By Karen Kennedy
Have you noticed a change in the quality of your water? As you unload your dishwasher, are you seeing spots on your glasses that you didn’t see before? It’s not your imagination, but it’s not a permanent problem either.
In response to several letters complaining about the quality of Carmel city water in the last several weeks, we contacted Carmel City Utilities manager John Duffy.
“This is a typical summertime issue,” Duffy said. “In the summer, we have to supply enough water for irrigation and sprinkler systems. And people use a lot more water in the summer months. We have to use water to soften water, so sometimes, when the demand is especially high, we have to back off on the softening to meet the water demand.”
The current hard water that readers may be experiencing is partly a result of the rebound from the July heat wave. The problem pales in comparison to last year’s drought, when there was a 13-day period in which city utilities were unable to use any water for softening purposes at all.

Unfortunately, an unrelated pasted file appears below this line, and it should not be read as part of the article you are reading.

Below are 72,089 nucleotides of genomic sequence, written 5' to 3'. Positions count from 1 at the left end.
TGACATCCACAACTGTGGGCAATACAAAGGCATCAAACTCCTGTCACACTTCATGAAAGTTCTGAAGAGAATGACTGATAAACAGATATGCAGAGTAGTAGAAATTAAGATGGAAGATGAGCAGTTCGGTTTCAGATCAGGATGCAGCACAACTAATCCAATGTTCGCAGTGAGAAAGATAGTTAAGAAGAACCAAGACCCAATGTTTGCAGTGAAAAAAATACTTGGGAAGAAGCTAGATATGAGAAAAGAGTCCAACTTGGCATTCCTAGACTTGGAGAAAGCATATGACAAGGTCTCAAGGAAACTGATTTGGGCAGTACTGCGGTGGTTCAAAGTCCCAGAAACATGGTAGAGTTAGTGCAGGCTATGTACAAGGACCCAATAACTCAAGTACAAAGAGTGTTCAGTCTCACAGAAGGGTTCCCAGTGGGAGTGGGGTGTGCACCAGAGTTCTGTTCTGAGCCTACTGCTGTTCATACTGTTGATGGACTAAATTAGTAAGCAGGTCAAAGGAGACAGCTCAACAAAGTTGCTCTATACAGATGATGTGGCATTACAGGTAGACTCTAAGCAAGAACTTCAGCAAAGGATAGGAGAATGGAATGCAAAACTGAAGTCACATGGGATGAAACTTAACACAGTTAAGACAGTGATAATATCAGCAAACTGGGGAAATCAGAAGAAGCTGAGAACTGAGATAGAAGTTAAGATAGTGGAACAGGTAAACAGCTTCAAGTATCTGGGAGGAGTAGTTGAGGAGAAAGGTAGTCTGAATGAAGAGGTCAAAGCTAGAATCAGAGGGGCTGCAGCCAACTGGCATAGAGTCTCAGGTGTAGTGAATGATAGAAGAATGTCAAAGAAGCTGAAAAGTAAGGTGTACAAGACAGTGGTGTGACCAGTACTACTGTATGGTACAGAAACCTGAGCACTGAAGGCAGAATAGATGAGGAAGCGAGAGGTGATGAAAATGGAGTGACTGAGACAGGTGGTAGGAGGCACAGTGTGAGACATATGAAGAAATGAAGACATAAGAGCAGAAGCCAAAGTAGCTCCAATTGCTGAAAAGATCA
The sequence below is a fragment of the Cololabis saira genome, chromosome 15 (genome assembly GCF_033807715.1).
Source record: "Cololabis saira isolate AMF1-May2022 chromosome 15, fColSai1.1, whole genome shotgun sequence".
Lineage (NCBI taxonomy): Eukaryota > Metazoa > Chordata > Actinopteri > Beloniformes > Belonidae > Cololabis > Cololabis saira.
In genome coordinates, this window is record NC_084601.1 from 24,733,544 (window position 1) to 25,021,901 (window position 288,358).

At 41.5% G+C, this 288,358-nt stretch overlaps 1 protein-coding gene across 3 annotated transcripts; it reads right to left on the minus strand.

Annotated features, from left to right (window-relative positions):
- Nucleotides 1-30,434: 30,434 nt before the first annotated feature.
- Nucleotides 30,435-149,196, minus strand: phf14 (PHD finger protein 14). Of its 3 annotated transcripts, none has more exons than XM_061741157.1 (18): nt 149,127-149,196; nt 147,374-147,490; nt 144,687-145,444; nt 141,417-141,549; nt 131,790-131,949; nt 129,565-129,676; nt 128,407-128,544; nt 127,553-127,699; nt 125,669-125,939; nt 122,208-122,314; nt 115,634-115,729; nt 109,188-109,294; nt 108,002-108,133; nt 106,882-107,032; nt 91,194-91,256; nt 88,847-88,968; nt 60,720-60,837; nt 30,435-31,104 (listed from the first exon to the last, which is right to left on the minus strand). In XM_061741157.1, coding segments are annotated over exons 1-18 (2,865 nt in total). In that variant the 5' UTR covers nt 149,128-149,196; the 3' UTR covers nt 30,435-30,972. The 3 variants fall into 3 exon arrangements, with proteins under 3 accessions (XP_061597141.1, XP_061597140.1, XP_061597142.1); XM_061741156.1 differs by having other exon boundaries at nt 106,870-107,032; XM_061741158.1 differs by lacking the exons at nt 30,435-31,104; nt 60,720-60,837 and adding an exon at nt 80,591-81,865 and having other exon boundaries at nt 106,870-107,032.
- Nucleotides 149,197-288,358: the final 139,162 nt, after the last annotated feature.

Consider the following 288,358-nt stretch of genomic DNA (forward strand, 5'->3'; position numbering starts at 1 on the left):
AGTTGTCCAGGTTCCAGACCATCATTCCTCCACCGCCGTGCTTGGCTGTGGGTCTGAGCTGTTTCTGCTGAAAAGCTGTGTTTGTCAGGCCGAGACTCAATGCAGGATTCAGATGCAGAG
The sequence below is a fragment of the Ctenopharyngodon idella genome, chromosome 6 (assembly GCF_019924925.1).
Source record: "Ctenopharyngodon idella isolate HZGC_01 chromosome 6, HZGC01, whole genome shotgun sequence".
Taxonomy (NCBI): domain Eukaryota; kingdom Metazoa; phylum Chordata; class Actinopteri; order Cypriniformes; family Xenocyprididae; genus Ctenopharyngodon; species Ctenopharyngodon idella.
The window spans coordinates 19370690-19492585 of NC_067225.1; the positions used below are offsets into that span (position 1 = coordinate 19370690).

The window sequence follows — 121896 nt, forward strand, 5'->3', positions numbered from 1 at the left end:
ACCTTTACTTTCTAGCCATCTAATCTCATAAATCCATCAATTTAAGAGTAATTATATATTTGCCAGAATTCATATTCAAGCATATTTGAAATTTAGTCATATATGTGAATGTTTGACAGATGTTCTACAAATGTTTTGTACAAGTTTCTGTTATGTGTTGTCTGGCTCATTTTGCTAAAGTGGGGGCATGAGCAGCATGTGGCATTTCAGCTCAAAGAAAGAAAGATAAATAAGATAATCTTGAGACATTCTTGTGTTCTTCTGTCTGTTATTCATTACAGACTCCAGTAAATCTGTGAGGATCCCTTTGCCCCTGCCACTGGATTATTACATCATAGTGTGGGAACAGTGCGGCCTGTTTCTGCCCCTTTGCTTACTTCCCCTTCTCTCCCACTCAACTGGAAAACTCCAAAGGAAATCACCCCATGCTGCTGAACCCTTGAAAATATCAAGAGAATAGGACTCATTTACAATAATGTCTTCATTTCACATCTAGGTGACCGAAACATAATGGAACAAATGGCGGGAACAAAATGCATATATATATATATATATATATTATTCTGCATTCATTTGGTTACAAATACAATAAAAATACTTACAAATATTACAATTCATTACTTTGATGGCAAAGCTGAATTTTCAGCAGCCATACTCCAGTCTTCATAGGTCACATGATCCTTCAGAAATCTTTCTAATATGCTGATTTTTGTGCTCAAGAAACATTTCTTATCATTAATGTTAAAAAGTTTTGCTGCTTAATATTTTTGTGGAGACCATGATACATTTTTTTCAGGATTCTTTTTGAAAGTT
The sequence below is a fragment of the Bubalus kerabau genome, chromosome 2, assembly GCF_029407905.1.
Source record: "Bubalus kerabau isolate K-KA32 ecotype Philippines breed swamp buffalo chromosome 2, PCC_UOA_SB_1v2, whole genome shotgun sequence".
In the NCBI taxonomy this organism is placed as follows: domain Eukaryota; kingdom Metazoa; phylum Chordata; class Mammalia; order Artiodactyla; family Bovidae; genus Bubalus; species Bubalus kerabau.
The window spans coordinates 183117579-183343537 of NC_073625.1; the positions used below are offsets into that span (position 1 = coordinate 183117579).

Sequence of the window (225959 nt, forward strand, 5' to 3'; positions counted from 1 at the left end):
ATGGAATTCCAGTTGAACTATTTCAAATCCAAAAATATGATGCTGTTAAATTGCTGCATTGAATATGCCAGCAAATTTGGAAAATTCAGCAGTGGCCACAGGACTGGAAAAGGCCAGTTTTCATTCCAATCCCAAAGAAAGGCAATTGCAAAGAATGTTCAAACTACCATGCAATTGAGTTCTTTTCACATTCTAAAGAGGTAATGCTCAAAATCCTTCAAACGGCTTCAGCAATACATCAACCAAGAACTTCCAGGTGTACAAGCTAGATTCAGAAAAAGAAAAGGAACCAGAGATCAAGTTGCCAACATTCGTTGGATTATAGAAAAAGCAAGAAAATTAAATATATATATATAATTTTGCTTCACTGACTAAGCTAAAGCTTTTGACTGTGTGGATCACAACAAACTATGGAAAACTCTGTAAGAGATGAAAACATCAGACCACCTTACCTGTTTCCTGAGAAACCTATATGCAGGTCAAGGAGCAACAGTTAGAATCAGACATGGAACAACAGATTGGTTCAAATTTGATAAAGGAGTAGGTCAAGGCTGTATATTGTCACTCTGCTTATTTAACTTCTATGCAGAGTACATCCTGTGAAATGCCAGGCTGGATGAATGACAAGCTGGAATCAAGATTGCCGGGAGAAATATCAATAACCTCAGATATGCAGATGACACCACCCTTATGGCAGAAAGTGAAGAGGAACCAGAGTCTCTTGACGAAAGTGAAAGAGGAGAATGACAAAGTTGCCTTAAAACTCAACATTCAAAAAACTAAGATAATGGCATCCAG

Duffy also maintains that, even when the city has to back off a little from the usual levels of softening, Carmel’s water is still softer than most municipal water supplies in Central Indiana.
“Carmel has been supplying softened water to its citizens for decades, and we intend to continue to do so,” Duffy said. “However, I believe we are the only city utility that provides water softened to a range of 7 to 8 GPG (grains per gallon) anywhere around here.”
The GPG rating refers to the measure of dissolved minerals including calcium, magnesium carbonate and/or manganese. Carmel’s water supplies have a naturally occurring GPG rate of 17 to 18.
Duffy also mentioned that he believes the discontinuation of the use of phosphates in dish detergents is a contributing factor to problems that might otherwise be attributed to water softening.
He anticipates that any problems residents are experiencing with water softness issues should continue to dissipate as fall approaches.